Found 19 articles starting with K:

ketchup, catchup, catsup

In British English, ketchup is the only form in use. American English still uses all three forms, though ketchup is the recommended form for American writers....

Key vs. Quay

A piece of metal shaped to fit into a lock to open it or to start an engine.Something that provides a solution or an expla...

kind of

If you mean “rather, somewhat, or somehow,” use those terms, not kind of. When you use the expression what kind of, you ...

kindergarten - correct spelling

kindergarten - noun
Not kindergarden.Example: The little girl could read and write when she entered kindergarten....

kitchen - correct spelling

kitchen - noun
Example: “If you can’t stand the heat, get out of the kitchen.” —A favorite statement by President Harry S. Truman....

knee - correct spelling

knee - noun and verb
Example: The surgery on his left knee repaired the torn cartilage. noun...

Kneeled vs. Knelt

If you doubt the correct form of the past tense of the verb “to kneel”, that’s a normal confusion that English users commonly experience when they see both “kneeled” and “knelt” written in several publications or articles. Is it a common misspelling,...

knew - correct spelling

knew - verb (past tense of the verb know)  Example: I knew him way back in high school....

Knew vs. New

It's important that you never confuse "knew" and "new" because first of all they function as different parts of speech and secondly, of course, they carry completely different significations. Though it's understandable why people are so often tempted...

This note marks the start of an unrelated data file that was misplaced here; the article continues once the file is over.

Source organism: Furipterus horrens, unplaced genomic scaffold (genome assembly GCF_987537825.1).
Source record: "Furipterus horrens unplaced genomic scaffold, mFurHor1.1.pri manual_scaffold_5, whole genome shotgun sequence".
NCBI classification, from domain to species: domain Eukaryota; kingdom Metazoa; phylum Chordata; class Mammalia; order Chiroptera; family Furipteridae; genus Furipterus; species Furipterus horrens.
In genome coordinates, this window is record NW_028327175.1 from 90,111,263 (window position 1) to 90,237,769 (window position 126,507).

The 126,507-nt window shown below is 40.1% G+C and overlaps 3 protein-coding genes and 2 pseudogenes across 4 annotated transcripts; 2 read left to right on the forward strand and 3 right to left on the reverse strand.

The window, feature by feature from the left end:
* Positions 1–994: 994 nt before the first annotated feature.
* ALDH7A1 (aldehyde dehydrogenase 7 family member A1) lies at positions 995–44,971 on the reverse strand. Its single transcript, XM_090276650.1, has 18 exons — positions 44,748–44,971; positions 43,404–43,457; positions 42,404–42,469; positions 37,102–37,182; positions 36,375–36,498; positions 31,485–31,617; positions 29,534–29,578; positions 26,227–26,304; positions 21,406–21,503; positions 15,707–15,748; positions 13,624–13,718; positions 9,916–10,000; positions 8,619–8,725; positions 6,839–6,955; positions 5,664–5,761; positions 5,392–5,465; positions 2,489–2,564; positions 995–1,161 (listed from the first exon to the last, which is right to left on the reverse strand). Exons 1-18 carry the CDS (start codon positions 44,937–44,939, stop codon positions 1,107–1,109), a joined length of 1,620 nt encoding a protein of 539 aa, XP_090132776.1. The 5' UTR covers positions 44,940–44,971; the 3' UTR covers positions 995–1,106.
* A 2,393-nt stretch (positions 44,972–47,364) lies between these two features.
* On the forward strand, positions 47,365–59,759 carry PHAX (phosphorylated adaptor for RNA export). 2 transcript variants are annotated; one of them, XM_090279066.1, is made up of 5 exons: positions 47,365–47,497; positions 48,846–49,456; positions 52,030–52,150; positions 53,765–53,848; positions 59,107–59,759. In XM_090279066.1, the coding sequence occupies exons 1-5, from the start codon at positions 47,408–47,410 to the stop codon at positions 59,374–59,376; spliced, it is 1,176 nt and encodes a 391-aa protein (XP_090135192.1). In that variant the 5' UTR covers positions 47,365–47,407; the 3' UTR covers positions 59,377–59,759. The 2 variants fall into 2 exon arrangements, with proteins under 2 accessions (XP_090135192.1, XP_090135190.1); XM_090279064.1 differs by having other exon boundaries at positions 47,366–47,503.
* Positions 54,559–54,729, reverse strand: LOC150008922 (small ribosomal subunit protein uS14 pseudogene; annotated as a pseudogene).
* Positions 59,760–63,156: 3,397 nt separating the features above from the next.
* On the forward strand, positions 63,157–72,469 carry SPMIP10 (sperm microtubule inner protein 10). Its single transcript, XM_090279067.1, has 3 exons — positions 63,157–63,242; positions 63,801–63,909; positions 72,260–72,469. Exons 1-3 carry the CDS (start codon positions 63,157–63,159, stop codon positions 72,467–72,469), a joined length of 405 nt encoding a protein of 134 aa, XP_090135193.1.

knickers - correct spelling

knickers - noun
Example: Don’t get your knickers in a twist every time she calls. British slang....

knife - correct spelling

knife - noun and verb
Example: He cut the rope with a sharp knife. noun
Example: ...

Knight vs. Night

In medieval times, a knight was a warrior who fought on horsebsck. A king or noble would give a knight land, and in return the knight would fight for him.In Great Britain, a man who has been given the title “Sir” as a reward for servi...

knit - correct spelling

knit - verb and noun
Example: He wanted to knit a scarf for his granddaughter. verb
Ex...

Knit vs. Knitted

Seeing a verb spelled the same in present tense, past tense and future as well can only reflect that it’s an uninflected, irregular verb. This means it never changes its form, no matter what tense it’s used in. This is also the pattern followed by ve...

knock - correct spelling

knock - verb and noun
Example: The linebacker tried to knock down the quarterback. verb...

know - correct spelling

know - verb
Example: He wanted to get to know her....

Know vs. No

To be familiar with a person, place, or piece of information.Not so; a negative response to a question.Not at all. The newborn kitten was no larger than a child’s hand.A word used to show surprise, wonder, or...

knowledge - correct spelling

knowledge - noun
Example: Our knowledge of computers was woefully inadequate....

knuckle - correct spelling

knuckle - verb and noun
Example: A bump appeared on his finger’s knuckle. noun
Example...

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